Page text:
Highlights of Thursday 10 December in Parliament, presented by Keith Macdougall.
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Hello and welcome to Thursday in Parliament,
our look at the best of the day in the Commons and the Lords.
"Shocking and disturbing" - MPs react to news that an NHS Trust
failed to investigate the unexpected deaths of more than 1,000 pdople.
Just because some individuals have less ability
to communicate concerns about their care, it must ndver mean
that less attention is paid to their treatment or their death.
Common sense, or a recipe for disaster?
for the privatisation of Channel Four.
The privatisation of Channel 4 would mean a major reduction
in this distinctive and impressive news service.
And the former justice secrdtary, Chris Grayling,
comes in for some mockery from the Shadow Leader of the Colmons.
The prisoners' book ban, the Saudi execution centres,
But first, the Government is promising "a change in ctlture"
after one of England's biggest health trusts
failed to investigate the ddaths of more than 1,000 patients.
An inquiry found there was a "lack of leadership"
at the Southern Health Foundation Trust,
where the deaths of mental health patients
and people with learning disabilities were rarely ex`mined.
Called to answer an urgent Commons question,
the Health Secretary said the report by NHS England
looked at unexpected deaths between April 2011 and March this ydar.
The draft report, submitted to NHS England in September,
found a lack of leadership, focus and sufficient time
spent in the trust on carefully reporting
and investigating unexpected deaths of mental health
and learning disability service users.
Of 1,454 deaths reported, only 272 were investigated
as critical incidents, and only 195 of those
were reported as serious incidents requiring investigation.
The report found there had been no effective,
systematic management and oversight of the reporting of deaths
The Trust accepted failures in their reportings
and investigations into unexpected deaths,
but said a number of the de`ths were of out-patients.
It is totally and utterly unacceptable
that, according to the leaked report,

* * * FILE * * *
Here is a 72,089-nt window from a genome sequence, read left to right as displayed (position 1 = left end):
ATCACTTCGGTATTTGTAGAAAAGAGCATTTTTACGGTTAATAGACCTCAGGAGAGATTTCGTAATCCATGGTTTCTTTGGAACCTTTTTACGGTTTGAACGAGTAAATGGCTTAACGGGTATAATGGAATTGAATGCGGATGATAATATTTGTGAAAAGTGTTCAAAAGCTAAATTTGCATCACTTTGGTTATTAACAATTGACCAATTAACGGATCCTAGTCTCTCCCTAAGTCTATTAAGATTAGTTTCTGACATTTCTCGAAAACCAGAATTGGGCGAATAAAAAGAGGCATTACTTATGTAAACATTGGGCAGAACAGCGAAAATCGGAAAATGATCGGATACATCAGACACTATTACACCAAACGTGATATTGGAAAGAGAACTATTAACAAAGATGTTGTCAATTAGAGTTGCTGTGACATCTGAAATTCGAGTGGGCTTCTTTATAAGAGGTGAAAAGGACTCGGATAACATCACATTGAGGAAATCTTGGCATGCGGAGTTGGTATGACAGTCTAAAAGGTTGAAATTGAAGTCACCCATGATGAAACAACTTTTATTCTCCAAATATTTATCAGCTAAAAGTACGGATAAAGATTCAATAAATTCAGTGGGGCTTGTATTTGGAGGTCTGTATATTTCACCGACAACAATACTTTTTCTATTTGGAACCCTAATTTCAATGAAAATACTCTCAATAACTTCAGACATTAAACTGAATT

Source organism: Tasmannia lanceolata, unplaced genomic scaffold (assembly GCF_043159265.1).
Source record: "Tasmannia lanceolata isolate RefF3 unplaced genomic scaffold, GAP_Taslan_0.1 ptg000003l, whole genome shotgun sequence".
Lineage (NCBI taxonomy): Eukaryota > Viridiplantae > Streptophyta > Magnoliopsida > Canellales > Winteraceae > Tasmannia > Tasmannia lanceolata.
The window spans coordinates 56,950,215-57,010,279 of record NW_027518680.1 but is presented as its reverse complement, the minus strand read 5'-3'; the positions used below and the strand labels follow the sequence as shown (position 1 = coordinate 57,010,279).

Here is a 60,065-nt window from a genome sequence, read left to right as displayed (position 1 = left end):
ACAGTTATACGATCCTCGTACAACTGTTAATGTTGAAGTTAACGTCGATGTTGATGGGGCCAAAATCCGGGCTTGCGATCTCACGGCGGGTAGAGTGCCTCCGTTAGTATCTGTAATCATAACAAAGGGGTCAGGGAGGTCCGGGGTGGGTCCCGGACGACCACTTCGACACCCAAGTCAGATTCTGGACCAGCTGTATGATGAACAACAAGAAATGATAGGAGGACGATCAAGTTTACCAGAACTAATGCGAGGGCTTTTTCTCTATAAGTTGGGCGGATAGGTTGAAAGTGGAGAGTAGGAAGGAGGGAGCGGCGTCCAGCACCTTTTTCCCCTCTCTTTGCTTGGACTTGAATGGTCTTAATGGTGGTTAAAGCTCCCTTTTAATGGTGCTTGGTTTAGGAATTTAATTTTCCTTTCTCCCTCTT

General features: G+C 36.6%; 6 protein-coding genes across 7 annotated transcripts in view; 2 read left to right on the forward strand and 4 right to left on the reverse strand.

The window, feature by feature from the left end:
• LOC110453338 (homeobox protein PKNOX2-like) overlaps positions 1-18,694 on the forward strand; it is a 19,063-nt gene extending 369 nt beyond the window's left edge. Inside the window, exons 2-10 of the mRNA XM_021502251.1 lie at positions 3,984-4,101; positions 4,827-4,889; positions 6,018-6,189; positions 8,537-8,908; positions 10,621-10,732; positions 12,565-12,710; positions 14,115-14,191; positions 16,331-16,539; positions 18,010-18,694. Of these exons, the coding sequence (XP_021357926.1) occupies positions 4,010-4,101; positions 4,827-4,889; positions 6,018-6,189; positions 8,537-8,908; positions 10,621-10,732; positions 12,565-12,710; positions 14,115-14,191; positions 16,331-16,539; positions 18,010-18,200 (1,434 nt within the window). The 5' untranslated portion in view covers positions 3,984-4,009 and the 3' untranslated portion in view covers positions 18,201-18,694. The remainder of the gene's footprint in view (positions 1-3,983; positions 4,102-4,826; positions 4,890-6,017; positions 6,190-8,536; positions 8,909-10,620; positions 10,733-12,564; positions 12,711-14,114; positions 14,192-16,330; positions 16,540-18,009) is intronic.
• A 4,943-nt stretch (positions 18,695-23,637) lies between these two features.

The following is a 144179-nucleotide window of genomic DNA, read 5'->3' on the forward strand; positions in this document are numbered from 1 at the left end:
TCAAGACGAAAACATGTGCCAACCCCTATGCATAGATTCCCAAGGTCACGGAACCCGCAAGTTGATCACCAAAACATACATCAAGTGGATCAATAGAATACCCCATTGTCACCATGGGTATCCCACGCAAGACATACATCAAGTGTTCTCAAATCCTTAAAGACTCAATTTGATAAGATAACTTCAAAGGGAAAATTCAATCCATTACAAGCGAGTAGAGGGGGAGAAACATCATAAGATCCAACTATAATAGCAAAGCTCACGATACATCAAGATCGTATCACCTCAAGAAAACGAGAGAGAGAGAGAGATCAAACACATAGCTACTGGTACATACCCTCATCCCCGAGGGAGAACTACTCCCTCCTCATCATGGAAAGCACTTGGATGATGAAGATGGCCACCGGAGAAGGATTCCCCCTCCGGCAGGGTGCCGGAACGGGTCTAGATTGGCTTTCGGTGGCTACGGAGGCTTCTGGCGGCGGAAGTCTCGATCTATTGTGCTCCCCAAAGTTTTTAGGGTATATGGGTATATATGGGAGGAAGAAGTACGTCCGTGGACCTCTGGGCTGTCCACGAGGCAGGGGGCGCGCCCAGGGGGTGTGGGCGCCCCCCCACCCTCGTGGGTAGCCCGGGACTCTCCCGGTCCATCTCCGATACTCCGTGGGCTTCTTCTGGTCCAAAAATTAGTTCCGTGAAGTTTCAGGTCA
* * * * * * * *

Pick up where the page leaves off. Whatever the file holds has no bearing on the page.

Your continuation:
only 1% of the unexpected deaths of patients
with learning disabilities were investigated.
So, from next June, we will publish independently-assured,
Ofsted-style ratings of the quality of care offered to people
with learning disabilities for all 209 CCG areas.
This will ensure that we shine a spotlight
on the variations in care, allowing rapid action to be taken
Secondly, NHS England have commissioned
the University of Bristol to do an independent study
into the mortality rates of people with learning disabilities
This will be a very important moment to step back and look at thd way
we look after that particul`r highly vulnerable group.
These are truly shocking revelations that, if proven,
at Southern Health NHS Foundation Trust.
Perhaps most worryingly, it appears that the likelihood
of an unexpected death being investigated depended hugely
For those with a learning disability,
just 1% of unexpected deaths were investigated.
And for older people with a mental health
The issue raises broader questions about the care
of people with learning dis`bilities or mental health problems.
Just because some individuals have less ability
to communicate concerns about their care, it must ndver mean
that any less attention is paid to their treatment or their death.
This would be the ultimate abrogation of responsibilitx,
The priority now must be to understand
how this was allowed to happen and ensure it is put right
People will be both sad and and dismayed that,
after Mid Staffs and the new CQC inspection regime,
Does the Secretary of State agree with me that while
there is no simple single solution, the solution certainly does not lie
in Trusts adopting and relyhng on a tick-box approach to s`fety?
The allegations in the draft report about Southern Health
are deeply disturbing, and I welcome the steps
that the Secretary of State has announced, and particul`rly
as though it was another isolated incident.
Looking at the key findings from the draft report,
for nearly two thirds of investigations,
Could he immediately send a message out to all trusts that,
particularly for those who cannot speak for themselves,
it is vitally important to involve family members?
Will he send that message out very clearly today?
The coalition government rightly established a public enquirx
to look into the appalling care at Mid Staffs hospital
and the Secretary of State has rightly
pointed to the challenge to culture that that report,
the Francis Report, engendered following that scandal.
Isn't this the moment when we have to think about something
similar for people with learning disability
and people with severe and enduring mental ill-health,
who too often continue to bd treated as second-class citizens in our NHS?
Many of us have known for a long time that access to full
National Health treatment for people with learning difficulties,
of the newly-formed Commisshon on Autism, people on the autism
spectrum, there are very many of them with poor communication skills
who finish up with inadequate access to the Health Service.
Can I ask him, and think he's utterly right, I don't parthcularly